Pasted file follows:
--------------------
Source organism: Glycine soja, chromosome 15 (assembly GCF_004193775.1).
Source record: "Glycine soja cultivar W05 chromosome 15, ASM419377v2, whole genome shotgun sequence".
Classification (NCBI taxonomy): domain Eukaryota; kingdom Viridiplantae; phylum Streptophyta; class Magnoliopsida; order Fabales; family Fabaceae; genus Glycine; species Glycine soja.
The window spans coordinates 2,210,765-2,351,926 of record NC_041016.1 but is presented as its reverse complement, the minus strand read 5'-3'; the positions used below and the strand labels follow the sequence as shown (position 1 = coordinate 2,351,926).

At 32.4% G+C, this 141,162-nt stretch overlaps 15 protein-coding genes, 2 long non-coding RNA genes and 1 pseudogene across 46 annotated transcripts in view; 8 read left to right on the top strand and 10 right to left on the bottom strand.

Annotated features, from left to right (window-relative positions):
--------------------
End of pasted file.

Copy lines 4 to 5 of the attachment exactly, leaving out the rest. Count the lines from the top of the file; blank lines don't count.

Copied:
The window spans coordinates 2,210,765-2,351,926 of record NC_041016.1 but is presented as its reverse complement, the minus strand read 5'-3'; the positions used below and the strand labels follow the sequence as shown (position 1 = coordinate 2,351,926).

At 32.4% G+C, this 141,162-nt stretch overlaps 15 protein-coding genes, 2 long non-coding RNA genes and 1 pseudogene across 46 annotated transcripts in view; 8 read left to right on the top strand and 10 right to left on the bottom strand.